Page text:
‘Facilitating the safety evaluation of manufactured nanomaterials by characterising their potential genotoxic hazard’, Nanogenotox, 2013 and RISKS: Lessons from the Nanogenotox research program,, December 2013
Papers presented at the meeting of the risk assessment and research office for the Netherlands Consumer Product Safety Authority (NVWA) in October 2013

Having found in vitro that silicon dioxide nanoparticles can generate inflammation in the gastrointestinal tract of mice (an attack on the immune defense of the digestive system), a team of Swiss researchers has advocated for less use of silica particles as a food additive10Cf. Food additives: better assessing the risk of nanoparticles, press release, 27 June 2017 ; In-vitro test to assess the risk of nanomaterials in food, Project led by Hanspeter Nägeli, Institute of Veterinary Pharmacy and Toxicology, University of Zurich (Switzerland) between 2012-2015 and National Research Program NRP 64 – Opportunities and Risks of Nanomaterials – Results, Conclusions and Perspectives – final brochure, Swiss National Science Foundation, March 2017 ; MyD88-dependent pro-interleukin-1B induction in dendritic cells exposed to food-grade synthetic amorphous silica, Winckler HC et al, Particle and Fibre Toxicology, 14:21, June 2017.

The re-evaluation of silica in the form of E551 (nano and non-nano), was adopted much later than the original schedule, at the end of 2017, without any definitive conclusions being drawn regarding the safety or toxicity of this additive. A call for data was opened by EFSA between October 2018 and May 2020. There will be no new call for additional data and if no in the absence of conclusive data can be obtained, the current authorization of this food additive would be revised on the basis of EFSA’s current scientific opinion and the additive could be withdrawn from the European Union’s list of authorized additives.

In the meantime, new disturbing studies have been published in scientific journals11See in particular:
Oral Toxicokinetics, Tissue Distribution, and 28-Day Oral Toxicity of Two Differently Manufactured Food Additive Silicon Dioxides, Yoo N-K et al, Int J Mol Sci, 5;23(7): 4023, April 2022
Gut microbiome and plasma metabolome changes in rats after oral gavage of nanoparticles: sensitive indicators of possible adverse health effects, Landsiede R et al, Particle and Fibre Toxicology, 19(21), 2022
Physiological and Behavioral Effects of SiO2 Nanoparticle Ingestion on Daphnia magna, Kim Y et al, Micromachines (Basel), 12(9): 1105, September 2021
Dietary nanoparticles alter the composition and function of the gut microbiota in mice at dose levels relevant for human exposure, Perez L et al, Food and Chemical Toxicology, 154, August 2021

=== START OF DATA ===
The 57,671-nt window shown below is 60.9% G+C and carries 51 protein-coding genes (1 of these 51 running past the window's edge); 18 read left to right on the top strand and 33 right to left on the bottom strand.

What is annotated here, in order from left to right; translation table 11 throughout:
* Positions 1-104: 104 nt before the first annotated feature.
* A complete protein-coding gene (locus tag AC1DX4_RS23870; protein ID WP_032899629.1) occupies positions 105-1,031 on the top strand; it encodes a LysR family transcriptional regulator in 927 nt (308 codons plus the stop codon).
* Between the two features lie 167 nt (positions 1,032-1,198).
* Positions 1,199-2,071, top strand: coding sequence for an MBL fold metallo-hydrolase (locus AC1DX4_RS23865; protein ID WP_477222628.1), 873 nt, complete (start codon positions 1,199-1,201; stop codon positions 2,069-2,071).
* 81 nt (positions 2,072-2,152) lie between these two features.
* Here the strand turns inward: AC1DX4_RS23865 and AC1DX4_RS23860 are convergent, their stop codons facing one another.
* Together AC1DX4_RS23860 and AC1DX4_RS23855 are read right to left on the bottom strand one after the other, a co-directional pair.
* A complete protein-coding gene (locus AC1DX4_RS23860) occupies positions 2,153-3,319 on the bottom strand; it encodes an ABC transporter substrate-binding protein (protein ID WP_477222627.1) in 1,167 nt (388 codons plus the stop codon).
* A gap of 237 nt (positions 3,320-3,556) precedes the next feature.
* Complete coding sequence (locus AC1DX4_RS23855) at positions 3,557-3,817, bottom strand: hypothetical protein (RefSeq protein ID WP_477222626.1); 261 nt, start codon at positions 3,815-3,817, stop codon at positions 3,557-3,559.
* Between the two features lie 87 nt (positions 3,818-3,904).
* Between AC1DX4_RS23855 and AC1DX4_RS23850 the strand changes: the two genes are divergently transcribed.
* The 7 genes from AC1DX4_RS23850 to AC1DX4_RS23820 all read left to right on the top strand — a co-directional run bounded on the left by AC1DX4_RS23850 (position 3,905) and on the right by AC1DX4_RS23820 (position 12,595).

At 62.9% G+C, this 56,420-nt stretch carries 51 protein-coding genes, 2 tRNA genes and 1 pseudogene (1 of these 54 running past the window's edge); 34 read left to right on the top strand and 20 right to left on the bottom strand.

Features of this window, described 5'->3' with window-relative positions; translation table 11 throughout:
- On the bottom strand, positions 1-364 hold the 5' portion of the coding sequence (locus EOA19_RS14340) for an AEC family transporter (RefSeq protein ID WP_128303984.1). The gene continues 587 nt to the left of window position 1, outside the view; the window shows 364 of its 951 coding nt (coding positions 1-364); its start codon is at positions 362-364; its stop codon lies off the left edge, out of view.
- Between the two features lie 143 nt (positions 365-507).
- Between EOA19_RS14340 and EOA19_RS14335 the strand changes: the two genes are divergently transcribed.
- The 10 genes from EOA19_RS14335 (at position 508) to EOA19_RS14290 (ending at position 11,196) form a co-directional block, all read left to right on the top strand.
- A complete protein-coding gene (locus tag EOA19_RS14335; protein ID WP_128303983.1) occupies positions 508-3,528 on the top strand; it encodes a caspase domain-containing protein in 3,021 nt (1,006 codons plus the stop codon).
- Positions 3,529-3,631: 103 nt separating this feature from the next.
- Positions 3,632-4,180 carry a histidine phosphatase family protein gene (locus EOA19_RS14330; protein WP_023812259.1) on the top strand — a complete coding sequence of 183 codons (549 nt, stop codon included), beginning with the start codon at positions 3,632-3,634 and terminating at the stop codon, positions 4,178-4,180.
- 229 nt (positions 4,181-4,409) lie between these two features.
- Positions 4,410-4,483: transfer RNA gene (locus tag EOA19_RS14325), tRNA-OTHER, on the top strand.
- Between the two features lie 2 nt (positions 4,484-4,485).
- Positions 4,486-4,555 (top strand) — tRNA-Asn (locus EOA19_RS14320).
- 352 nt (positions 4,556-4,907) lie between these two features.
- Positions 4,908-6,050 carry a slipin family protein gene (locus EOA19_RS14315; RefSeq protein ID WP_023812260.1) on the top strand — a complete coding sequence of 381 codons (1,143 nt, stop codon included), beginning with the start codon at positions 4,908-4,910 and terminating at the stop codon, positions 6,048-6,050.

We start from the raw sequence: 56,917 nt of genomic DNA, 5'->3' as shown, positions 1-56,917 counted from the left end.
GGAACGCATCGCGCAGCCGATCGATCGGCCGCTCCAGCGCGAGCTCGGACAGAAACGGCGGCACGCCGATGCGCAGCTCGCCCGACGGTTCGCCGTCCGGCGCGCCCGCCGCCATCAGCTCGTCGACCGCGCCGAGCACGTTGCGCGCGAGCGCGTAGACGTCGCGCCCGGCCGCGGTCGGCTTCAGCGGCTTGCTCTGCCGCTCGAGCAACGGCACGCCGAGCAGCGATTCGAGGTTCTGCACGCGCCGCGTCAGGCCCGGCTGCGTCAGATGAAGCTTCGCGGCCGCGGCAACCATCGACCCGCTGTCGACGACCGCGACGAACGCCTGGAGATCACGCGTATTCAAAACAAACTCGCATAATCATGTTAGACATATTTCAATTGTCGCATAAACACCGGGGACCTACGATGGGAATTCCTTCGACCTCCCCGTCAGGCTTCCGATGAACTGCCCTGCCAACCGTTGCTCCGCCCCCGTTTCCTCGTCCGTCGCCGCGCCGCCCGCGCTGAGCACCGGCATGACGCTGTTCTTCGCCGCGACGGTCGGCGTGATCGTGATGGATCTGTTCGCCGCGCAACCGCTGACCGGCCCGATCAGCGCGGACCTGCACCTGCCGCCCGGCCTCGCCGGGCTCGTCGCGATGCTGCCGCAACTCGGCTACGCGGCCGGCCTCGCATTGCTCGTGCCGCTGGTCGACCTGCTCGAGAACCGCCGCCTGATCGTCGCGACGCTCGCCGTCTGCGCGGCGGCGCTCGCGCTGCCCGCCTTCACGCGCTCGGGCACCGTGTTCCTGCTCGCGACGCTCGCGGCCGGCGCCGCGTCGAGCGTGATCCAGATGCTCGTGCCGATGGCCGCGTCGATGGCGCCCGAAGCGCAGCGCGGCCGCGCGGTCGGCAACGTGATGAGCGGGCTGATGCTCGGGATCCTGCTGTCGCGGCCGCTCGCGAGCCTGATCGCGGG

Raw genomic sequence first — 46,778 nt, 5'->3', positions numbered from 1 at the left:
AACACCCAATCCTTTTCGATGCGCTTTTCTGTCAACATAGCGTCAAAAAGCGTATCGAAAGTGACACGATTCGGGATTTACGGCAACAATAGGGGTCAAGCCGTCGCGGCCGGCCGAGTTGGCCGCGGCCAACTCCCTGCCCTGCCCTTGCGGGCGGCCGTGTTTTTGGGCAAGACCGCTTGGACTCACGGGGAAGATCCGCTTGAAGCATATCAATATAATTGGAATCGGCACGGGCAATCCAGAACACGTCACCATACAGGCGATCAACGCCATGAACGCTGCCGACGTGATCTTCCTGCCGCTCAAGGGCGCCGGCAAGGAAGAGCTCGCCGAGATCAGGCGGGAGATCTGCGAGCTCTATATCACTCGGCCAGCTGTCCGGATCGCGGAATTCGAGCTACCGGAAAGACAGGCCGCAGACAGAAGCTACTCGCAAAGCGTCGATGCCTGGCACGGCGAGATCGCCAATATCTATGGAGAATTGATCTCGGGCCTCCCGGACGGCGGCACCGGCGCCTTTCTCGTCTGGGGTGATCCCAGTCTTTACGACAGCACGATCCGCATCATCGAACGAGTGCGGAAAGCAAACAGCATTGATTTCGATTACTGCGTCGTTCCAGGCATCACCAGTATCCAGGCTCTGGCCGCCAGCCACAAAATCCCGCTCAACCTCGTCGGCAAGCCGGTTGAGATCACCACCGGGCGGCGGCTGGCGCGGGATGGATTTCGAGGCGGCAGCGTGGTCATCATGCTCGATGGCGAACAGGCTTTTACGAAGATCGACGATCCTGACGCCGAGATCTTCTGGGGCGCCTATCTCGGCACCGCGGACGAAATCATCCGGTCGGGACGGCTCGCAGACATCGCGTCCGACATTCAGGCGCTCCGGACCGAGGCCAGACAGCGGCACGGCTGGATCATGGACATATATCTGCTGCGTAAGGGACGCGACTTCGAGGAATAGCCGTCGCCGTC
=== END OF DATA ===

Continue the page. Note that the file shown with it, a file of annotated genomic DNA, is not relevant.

Particles in food additives: what are the effects on digestive health? Focus on the ANR PAIPITO projectInterview with Marie Carrière (CEA Grenoble), Agence nationale de la recherche, June 7, 2021
Oral intake of silica nanoparticles exacerbates intestinal inflammation, Ogawa T et al, Biochemical and Biophysical Research Communications, 534(1): 540-546, January 2021
Impacts of foodborne inorganic nanoparticles on the gut microbiotaimmune axis: potential consequences for host health, Lamas B and Houdeau E, Particle and Fibre Toxicology, 17: 19, 2020
Hazard identification of pyrogenic synthetic amorphous silica (NM-203) after sub-chronic oral exposure in rat: a multitarget approach, Tassinari R et al, Food Chem Toxicol, 137: 111168, 2020
Toxicity to RAW264.7 Macrophages of Silica Nanoparticles and the E551 Food Additive, in Combination with Genotoxic Agents, Dussert F et al, Nanomaterials, MDPI, 10 (7): 1418, 2020: Silica nanoparticles are likely to carry genotoxic agents on their surface which leads to aggravate their adverse effects on DNA
Small silica nanoparticles transiently modulate the intestinal permeability by actin cytoskeleton disruption in both Caco-2 and Caco-2/HT29-MTX models, Cornu R et al, Arch Toxicol, 94(4): 1191-1202, April 2020
Chronic oral exposure to the food additive E551 (silica dioxide) blocks induction of oral tolerance and predisposes to food intolerance in mice, Breyner NM et al. Journées Francophones de Nutrition, November 2019
Chronic oral exposure to synthetic amorphous silica (NM-200) results in renal and liver lesions in mice, Boudard D et al, Kidney International Reports, 2019
Risk assessment of silica nanoparticles on liver injury in metabolic syndrome mice induced by fructose, Li J et al, Science of The Total Environment, 628-629: 366-374, July 2018: “Silica nanoparticles (SiNPs) aggravate liver injury in metabolic syndrome mice; SiNPs lead to mitochondrial injury in liver; SiNPs stimulate hepatic ROS generation; SiNPs lead to hepatic DNA damage”